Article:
The Indigenous of Australia
Exploring offenses practiced by popular media, big business, police forces and Governments helping the Australian 225 year campaign of genocide continue against Aboriginal Australians. “Utopia” is a new documentary exposes the shocking social conditions in Australia’s remote indigenous communities. This is also his fourth documentary on the brutal history of genocide, dispossession and discrimination against Australia’s indigenous population. The film brings us a look at Aboriginal disadvantage. It contrasts poverty, chronic ill-health and third-world housing against the comfortable lifestyles of the rich in Sydney and other Australian capitals. It also touches on high indigenous incarceration and suicide rates, deaths in custody, forced assimilation and Aboriginal resistance.
While Pilger is clearly and deeply concerned about the plight of Aboriginal people, the underlying political line of the documentary is flawed and serves to divide indigenous and non-indigenous workers. Rather than just indict the capitalist system, and the economic, political and social interests it serves as the cause of this social catastrophe, he argues that the terrible conditions facing Aboriginal communities are a result of the inherent racism and ignorance of “white” Australia.
The film opens with a television interview with mining magnate Lang Hancock from the early 1970s. Hancock is asked about his solution to the “Aboriginal problem?” and he replies by saying “Those that have been assimilated… I would leave them alone. The ones that are no good … dope the water up so they are sterile and that would breed them out.” Do we not hear overt racism here?
Next we see a handcuffed Aboriginal boy being repeatedly tasered by police followed by footage from a police station where an Aboriginal man is violently assaulted by police and left semi-unconscious in a cell. The man dies three hours later without receiving any medical attention.
The documentary crosses to the Utopia region, about 200 kilometers north-west of Alice Springs in central Australia. This is one of the country’s poorest communities with up to 20 Aborigines living in each house, forced to suffer dysfunctional toilets and kitchens, with no electricity or running water. Many indigenous families are homeless, sleeping on mattresses on the ground.
Ampilatwatja medical centre manager David Smith tells us that the lack of decent housing contributes to a range of illnesses and that it is common —for cockroaches to crawl into the ears of adults and children and he further states that many diseases eliminated in under-developed countries still thrive in Aboriginal communities.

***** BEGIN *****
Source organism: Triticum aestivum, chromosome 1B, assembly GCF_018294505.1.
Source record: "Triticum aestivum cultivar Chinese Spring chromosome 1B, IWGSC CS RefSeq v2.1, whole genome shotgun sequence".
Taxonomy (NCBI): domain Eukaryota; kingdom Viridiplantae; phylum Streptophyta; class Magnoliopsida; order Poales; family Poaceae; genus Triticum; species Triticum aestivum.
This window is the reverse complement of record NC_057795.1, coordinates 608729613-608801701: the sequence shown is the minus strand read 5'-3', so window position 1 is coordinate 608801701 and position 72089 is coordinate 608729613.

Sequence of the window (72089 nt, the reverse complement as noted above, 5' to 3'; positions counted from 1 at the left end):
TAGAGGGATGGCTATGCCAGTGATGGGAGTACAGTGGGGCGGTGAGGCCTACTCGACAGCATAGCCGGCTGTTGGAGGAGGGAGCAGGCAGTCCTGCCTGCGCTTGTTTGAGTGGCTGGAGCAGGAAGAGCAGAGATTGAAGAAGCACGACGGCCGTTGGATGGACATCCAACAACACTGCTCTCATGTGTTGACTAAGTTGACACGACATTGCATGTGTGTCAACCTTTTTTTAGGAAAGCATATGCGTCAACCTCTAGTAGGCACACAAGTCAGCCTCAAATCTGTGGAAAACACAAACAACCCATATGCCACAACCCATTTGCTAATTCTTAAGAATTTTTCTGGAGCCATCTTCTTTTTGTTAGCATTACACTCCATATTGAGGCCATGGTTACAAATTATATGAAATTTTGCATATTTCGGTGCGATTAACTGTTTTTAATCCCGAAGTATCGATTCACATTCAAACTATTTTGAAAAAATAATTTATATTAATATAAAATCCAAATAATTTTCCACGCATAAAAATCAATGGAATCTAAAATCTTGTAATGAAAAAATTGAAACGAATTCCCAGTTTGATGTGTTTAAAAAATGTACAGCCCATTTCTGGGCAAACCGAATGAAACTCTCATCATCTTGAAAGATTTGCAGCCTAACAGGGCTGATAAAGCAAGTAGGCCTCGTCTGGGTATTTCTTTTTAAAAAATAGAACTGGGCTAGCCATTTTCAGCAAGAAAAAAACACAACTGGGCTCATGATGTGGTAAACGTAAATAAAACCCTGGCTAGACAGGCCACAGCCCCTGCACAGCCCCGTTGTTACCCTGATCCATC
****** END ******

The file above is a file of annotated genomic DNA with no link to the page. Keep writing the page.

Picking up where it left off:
It is to Pilger’s credit that he exposes these terrible social conditions. In his interview with Arthur and Leila Murray, parents of Eddie Murray, a young Aboriginal man who died in police custody in 1981 at Wee Waa in New South Wales, we see the parents sharing their difficult and protracted struggle to uncover the truth about their son’s tragic death.
This is one of the few occasions in the documentary where Aboriginal people are shown as part of the working class. The film also looks at the Liberal-National Coalition government’s “intervention”—the police-military takeover of Northern Territory indigenous communities in June 2007, which falsely claimed to be protecting indigenous children from sexual abuse.
Because of this, Canberra enacted a series of initiatives that included the suspension of the Racial Discrimination Act in the Northern Territory, the quarantining of welfare payments, compulsory acquisition of land and other anti-democratic legislation. The then Minister for Indigenous Affairs Mal Brough alleged that pedophilia rings and drugs were rampant in Aboriginal communities. I find it interesting that the film does not deal with what the government did and did not do during all of this while we learn that Australia’s Richest 200 increased their combined wealth from less than $5 billion in 1983 to over $25 billion during the next five years. We also see nothing about the Australian working class and instead we get the impression given that everyone in “White Australia” is living in suburban happiness. The conditions of the vast majority of ordinary working people, along with the unemployed, single parents and the disabled are not mentioned and neither is the emergence of the new privileged Aboriginal elite.
Pilger blames “white society” and this is the political outlook of a privileged section of the Aboriginal leadership. Racial identity politics have been promoted in particular by various pseudo-left organizations to divide workers on ethnic and racial lines and to block a unified, independent movement of the working class against the capitalist system.
There is nothing new to be seen in “Utopia” and Pilger uses that as his most damning point. He’s a partisan narrator, an antagonistic interviewer and a bloody minded researcher but in the end what Pilger presents is truthful to the point of being self evident.
Pilger explores the history and continued maltreatment of its indigenous population, even to the point of using the name of a poverty-stricken settlement in the Northern Territories as the title of the film. As Americans, we might understand everything here but we can certainly identify with the racist situation that is in Australia today.